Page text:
Bitmoji Gets an Upgrade as Snapchat Doubles Down on Fashion

Rachel Uranga

Rachel Uranga is dot.LA's Managing Editor, News. She is a former Mexico-based market correspondent at Reuters and has worked for several Southern California news outlets, including the Los Angeles Business Journal and the Los Angeles Daily News. She has covered everything from IPOs to immigration. Uranga is a graduate of the Columbia School of Journalism and California State University Northridge. A Los Angeles native, she lives with her husband, son and their felines.

3d bitmoji

Bitmojis are getting an upgrade on Snapchat with a new 3-D design that rolls out Monday.

Snap Inc. is decking out its avatars with more than 1,200 combinations of poses, gestures and backgrounds like cow prints and beach locations. The new avatars are full-body designs with new "Pixar"-like quality that can be shared on and off the platform.


It comes the same day Snap confirmed that it acquired Culver City-based Vertebrae. The AR and 3-D platform helps brands and retailers translate their clothes and accessories digitally. Terms of the deal weren't disclosed. But both moves illustrate Snap Inc.'s intentions to move further into virtual fashion.

The new avatars show much more detail from stitching on outfits to the sparkle of jewelry. That level of detail could help entice brands. Already, users are able to buy some of the clothes featured on Bitmoji. With the addition of accessories, there is the potential for more revenue sources.

Snap has used Bitmoji, which it acquired from Bitstrips in 2016, as an entry into gaming, merchandise and other areas. The company has used the avatars to partner with fashion brands from Levis to Ralph Lauren. Last year, Snap made a big push into gaming with Bitmoji Paint, a game that lets users collaboratively paint a pixelated canvas. The company also announced last year it was creating Bitmoji TV.

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Genies Wants To Help Creators Build ‘Avatar Ecosystems’

Christian Hetrick

Christian Hetrick is dot.LA's Entertainment Tech Reporter. He was formerly a business reporter for the Philadelphia Inquirer and reported on New Jersey politics for the Observer and the Press of Atlantic City.

Genies Wants To Help Creators Build ‘Avatar Ecosystems’

When avatar startup Genies raised $150 million in April, the company released an unusual message to the public: “Farewell.”

The Marina del Rey-based unicorn, which makes cartoon-like avatars for celebrities and aims to “build an avatar for every single person on Earth,” didn’t go under. Rather, Genies announced it would stay quiet for a while to focus on building avatar-creation products.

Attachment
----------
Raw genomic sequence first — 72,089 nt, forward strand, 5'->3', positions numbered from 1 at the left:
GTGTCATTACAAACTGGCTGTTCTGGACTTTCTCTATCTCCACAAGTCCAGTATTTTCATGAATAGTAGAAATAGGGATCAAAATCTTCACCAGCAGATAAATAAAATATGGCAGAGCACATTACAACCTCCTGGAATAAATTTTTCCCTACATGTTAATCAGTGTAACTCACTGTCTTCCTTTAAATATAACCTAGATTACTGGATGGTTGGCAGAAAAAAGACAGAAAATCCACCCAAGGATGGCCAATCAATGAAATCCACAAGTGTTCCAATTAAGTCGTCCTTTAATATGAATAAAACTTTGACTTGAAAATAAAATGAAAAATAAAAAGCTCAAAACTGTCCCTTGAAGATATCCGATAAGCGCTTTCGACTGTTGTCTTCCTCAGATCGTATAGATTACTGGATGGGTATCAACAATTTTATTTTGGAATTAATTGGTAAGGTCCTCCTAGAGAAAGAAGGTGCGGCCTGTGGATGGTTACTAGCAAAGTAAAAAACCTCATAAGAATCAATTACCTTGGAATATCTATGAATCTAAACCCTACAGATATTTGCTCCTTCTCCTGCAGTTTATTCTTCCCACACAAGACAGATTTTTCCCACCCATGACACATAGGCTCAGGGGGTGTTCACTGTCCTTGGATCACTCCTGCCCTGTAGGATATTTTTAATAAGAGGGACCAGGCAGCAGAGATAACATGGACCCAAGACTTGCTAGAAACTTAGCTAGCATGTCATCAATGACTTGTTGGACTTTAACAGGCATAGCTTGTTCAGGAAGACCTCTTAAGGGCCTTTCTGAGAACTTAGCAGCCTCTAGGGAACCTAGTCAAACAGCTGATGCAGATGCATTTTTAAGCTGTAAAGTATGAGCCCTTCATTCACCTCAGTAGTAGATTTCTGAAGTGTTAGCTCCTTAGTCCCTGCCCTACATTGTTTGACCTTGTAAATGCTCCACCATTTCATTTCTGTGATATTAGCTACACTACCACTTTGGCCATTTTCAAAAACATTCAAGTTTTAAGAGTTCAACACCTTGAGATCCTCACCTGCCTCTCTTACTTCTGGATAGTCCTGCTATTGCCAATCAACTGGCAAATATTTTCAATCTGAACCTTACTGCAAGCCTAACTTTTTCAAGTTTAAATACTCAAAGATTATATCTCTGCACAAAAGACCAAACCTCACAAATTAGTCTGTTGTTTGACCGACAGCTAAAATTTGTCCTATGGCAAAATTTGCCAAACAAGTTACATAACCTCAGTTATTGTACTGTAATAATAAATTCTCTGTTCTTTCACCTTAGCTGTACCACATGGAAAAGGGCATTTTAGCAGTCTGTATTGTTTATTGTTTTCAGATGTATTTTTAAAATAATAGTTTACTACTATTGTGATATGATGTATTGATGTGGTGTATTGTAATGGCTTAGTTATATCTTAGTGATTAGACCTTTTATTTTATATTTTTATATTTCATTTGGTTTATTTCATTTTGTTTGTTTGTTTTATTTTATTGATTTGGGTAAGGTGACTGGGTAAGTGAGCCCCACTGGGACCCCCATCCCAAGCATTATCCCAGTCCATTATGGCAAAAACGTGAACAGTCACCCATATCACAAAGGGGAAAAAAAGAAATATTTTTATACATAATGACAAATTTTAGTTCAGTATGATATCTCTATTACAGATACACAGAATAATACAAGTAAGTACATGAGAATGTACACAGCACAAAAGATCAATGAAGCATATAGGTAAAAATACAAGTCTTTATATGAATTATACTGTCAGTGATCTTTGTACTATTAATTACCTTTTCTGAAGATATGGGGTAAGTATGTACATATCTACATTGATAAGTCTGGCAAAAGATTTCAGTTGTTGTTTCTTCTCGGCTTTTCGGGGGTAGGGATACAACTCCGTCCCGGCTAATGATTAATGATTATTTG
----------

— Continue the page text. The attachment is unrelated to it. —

Genies representatives told dot.LA that the firm is now seeking more creators to try its creation tools for 3D avatars, digital fashion items and virtual experiences. On Thursday, the startup launched a three-week program called DIY Collective, which will mentor and financially support up-and-coming creatives.

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Here's What To Expect At LA Tech Week

Christian Hetrick

Christian Hetrick is dot.LA's Entertainment Tech Reporter. He was formerly a business reporter for the Philadelphia Inquirer and reported on New Jersey politics for the Observer and the Press of Atlantic City.

Here's What To Expect At LA Tech Week

LA Tech Week—a weeklong showcase of the region’s growing startup ecosystem—is coming this August.

The seven-day series of events, from Aug. 15 through Aug. 21, is a chance for the Los Angeles startup community to network, share insights and pitch themselves to investors. It comes a year after hundreds of people gathered for a similar event that allowed the L.A. tech community—often in the shadow of Silicon Valley—to flex its muscles.

From fireside chats with prominent founders to a panel on aerospace, here are some highlights from the roughly 30 events happening during LA Tech Week, including one hosted by dot.LA.

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How ‘Funny Water Company’ Liquid Death Made H2O Worth $700 Million

Samson Amore

Samson Amore is a reporter for dot.LA. He holds a degree in journalism from Emerson College and previously covered technology and entertainment for TheWrap and reported on the SoCal startup scene for the Los Angeles Business Journal. Send tips or pitches to samsonamore@dot.la and find him on Twitter @Samsonamore.

How ‘Funny Water Company’ Liquid Death Made H2O Worth $700 Million
Liquid Death Files Paperwork to Raise $15 Million

When Santa Monica-based Liquid Death launched with funding from neighboring venture capital firm Science Inc. in 2018, the Los Angeles startup world – and everyone else – had nothing but jokes. But with the company’s latest $700 million valuation, it appears the joke is on the rest of us.

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